10 Heating Tips for Winter

  1. Have your furnace system tuned-up for the season.
    Furnaces that are left without preventative maintenance have a huge risk of causing safety issues around the home. One of the most common is the production of poisonous carbon monoxide (CO) gas, an odorless, colorless gas that can cause nausea, dizziness, and even death. Having your heating system professionally inspected and repaired can reduce the risk of harmful CO buildups, keeping your home safer throughout the heating season. Also, a heating system tune-up can prevent your furnace from costing you a small fortune to use. Because your heating system has been dormant for so long, it needs a little maintenance to get it ready to run properly again. Without this maintenance, it can be sluggish and inefficient, which means higher energy costs every month.
  2. Set the thermostat correctly.
    The most economical operation of your system comes from setting the thermostat properly. Set the thermostat at the lowest winter setting at which you are comfortable. Typical settings are 68 degrees for winter heating. When heating, your operating costs increase similarly for each degree your thermostat is raised.
  3. Keep the air filter clean.
    The easiest way to ensure your system operates efficiently and economically is by keeping the air filter clean. There are several types of air filters and several possible locations for the air filter. Ask your service technician next time he’s out at your home to show you where your air filter is located and which type of filter to use. If you have allergies, you should look at a pleated allergy filter or a media or electronic style air cleaner.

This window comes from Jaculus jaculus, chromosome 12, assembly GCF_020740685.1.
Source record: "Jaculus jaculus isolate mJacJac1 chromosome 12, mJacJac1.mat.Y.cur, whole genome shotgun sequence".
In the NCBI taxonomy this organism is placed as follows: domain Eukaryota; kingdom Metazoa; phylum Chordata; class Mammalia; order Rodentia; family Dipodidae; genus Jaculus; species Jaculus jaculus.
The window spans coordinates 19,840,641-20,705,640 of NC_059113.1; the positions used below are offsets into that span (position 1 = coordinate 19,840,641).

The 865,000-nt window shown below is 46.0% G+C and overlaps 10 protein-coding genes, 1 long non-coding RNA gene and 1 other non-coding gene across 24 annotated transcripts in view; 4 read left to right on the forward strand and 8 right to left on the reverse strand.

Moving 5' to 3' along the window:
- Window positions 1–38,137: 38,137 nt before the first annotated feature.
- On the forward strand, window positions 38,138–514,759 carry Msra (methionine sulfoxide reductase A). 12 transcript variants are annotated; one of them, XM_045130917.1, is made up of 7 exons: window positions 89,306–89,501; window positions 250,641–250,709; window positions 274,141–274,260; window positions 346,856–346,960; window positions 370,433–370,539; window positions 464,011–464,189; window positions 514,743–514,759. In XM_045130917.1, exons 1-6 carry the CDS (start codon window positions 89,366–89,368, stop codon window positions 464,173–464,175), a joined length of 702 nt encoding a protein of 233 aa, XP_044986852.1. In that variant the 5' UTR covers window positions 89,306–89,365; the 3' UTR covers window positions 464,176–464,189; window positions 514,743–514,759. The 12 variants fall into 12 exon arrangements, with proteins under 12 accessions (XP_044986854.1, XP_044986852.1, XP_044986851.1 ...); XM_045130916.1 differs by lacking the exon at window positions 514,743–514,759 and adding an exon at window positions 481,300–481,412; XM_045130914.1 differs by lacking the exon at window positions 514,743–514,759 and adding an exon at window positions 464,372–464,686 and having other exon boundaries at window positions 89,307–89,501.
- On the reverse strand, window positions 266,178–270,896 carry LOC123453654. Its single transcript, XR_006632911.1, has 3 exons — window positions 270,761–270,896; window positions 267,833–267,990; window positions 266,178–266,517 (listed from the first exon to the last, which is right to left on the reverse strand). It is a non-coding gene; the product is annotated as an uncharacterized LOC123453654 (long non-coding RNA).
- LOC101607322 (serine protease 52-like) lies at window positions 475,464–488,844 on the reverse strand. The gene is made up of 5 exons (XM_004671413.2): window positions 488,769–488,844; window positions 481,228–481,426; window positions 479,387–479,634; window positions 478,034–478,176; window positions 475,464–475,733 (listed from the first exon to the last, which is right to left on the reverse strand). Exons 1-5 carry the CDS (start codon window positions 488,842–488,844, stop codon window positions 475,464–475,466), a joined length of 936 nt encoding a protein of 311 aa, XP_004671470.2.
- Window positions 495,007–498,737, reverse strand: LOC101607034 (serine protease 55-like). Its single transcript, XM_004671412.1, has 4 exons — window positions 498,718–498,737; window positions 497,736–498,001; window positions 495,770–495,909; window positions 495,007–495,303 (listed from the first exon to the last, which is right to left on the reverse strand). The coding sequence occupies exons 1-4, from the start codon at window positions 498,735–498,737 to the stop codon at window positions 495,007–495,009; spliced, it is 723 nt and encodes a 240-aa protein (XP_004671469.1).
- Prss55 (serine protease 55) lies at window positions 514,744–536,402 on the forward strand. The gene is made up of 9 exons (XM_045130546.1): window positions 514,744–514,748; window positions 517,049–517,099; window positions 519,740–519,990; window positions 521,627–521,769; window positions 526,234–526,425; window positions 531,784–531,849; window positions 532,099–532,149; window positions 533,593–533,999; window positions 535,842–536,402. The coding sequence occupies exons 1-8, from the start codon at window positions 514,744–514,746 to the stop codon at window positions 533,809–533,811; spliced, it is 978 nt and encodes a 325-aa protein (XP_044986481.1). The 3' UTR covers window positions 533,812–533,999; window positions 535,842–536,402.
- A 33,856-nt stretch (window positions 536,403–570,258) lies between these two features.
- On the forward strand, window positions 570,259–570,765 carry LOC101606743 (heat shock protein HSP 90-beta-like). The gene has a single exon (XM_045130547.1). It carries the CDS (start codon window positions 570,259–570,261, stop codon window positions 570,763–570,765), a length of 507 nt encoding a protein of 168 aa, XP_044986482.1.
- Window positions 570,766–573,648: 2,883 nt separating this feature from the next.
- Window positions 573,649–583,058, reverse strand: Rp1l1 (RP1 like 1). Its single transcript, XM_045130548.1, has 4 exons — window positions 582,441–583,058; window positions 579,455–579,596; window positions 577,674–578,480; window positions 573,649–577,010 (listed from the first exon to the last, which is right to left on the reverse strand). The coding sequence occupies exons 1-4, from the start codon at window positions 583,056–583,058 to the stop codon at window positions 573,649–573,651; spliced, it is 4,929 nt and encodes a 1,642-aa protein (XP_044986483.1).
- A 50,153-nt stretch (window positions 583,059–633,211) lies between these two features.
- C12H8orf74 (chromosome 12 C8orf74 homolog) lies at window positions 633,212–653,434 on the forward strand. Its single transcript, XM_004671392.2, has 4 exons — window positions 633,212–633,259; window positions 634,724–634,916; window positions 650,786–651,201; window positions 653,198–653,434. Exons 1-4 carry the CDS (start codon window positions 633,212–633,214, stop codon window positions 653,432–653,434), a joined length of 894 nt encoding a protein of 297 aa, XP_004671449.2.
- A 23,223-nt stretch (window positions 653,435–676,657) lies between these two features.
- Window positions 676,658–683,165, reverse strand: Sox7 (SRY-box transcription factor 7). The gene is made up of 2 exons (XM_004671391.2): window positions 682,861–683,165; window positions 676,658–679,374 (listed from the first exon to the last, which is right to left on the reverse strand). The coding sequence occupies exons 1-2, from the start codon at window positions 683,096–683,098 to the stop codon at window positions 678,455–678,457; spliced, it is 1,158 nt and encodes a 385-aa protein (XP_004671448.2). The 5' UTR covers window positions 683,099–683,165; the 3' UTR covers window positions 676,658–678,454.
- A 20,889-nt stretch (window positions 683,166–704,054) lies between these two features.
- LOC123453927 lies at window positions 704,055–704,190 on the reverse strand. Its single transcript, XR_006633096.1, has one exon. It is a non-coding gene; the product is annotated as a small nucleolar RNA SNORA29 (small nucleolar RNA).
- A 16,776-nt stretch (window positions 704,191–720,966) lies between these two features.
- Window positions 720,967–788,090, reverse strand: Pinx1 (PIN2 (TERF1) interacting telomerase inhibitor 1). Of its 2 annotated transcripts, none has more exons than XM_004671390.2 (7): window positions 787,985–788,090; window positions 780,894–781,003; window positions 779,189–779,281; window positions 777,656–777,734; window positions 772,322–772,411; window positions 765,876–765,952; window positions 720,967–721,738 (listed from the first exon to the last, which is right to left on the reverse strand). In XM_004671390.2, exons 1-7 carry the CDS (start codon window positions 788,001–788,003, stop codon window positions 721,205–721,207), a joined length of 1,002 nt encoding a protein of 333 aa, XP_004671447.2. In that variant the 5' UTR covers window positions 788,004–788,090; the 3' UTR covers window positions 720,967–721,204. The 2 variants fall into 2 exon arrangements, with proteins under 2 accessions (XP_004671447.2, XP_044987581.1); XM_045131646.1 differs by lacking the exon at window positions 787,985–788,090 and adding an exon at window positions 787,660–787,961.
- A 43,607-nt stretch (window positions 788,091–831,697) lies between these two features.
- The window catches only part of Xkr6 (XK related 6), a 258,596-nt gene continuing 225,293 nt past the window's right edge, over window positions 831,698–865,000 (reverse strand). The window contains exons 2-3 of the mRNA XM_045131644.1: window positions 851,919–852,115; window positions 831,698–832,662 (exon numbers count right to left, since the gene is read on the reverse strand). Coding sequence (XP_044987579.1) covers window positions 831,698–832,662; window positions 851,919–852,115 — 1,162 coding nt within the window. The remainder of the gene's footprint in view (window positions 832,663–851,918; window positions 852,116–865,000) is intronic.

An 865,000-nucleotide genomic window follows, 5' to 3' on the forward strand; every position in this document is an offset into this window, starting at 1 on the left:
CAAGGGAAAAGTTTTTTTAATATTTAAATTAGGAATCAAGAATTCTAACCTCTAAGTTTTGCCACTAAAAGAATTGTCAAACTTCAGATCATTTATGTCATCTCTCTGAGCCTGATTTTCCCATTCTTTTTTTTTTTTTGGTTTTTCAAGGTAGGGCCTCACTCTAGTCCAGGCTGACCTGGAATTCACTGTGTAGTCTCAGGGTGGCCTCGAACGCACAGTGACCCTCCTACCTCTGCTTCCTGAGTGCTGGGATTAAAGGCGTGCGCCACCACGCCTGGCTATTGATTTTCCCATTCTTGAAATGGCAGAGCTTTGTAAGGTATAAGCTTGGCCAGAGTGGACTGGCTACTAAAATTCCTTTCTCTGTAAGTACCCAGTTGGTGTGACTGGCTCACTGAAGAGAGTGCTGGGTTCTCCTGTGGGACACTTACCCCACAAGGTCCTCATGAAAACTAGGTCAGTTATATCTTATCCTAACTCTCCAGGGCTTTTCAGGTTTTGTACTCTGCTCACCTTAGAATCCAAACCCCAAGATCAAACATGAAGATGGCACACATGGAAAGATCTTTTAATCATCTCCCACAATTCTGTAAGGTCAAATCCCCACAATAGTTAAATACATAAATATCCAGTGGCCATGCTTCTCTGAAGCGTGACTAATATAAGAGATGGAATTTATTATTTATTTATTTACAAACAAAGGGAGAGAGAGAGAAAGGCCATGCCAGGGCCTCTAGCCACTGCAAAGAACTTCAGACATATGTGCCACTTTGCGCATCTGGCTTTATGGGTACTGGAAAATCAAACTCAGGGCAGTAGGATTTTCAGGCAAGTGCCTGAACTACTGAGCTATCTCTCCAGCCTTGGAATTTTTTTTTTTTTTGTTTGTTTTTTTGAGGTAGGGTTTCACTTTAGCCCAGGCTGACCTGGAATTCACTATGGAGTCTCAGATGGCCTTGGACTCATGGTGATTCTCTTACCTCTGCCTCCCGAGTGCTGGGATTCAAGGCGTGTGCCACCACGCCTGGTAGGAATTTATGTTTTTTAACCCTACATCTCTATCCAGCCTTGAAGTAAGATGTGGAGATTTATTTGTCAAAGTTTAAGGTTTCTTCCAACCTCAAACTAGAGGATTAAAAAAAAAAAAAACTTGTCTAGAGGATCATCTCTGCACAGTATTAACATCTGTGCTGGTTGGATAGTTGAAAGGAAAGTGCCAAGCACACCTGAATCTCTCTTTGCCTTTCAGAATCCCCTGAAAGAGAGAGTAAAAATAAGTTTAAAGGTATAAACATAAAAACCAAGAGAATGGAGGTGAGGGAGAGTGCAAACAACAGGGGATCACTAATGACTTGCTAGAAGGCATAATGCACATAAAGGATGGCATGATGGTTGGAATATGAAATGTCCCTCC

4. Keep doors and windows closed.
    Close all doors and windows to the outside. This will reduce the heating load in winter and your system will operate more economically as a result.
  5. Keep vents and grilles unobstructed.
    Arrange your furniture and drapes so that all output vents and intake grilles are free from obstruction. This will reduce the heating load on your system for more economical operation.
  6. Avoid excess use of exhaust fans.
    Excessive use of kitchen or bathroom exhaust fans will make your system work harder. This will increase energy consumption and costs. Keep costs in check by making wise use of exhaust fans.
  7. Control direct sunlight.
    Let the sun in during the winter. In winter, direct sunlight reduces the load on your heating system. Open window shades and awnings to increase direct sunlight and lower the heating load.
  8. Keep heat away from the thermostat.
    Make sure no heat-generating appliances are near your thermostat. These include lamps, TV’s, stereos and computer equipment.
  9. Use ceiling fans in reverse.
    You can save energy in the winter by reversing the direction of your ceiling fans to a counterclockwise direction. This pushes the any warm air that rises back down into the living spaces.
  10. Weatherization.
    Warm air leaking out of your home during the winter can waste a substantial portion of your energy dollars. One of the quickest dollar-saving tasks you can do is caulk, seal and weather-strip all seams, cracks and openings to the outside. You can save 10% or more on your energy bill by reducing the air leaks in your home.

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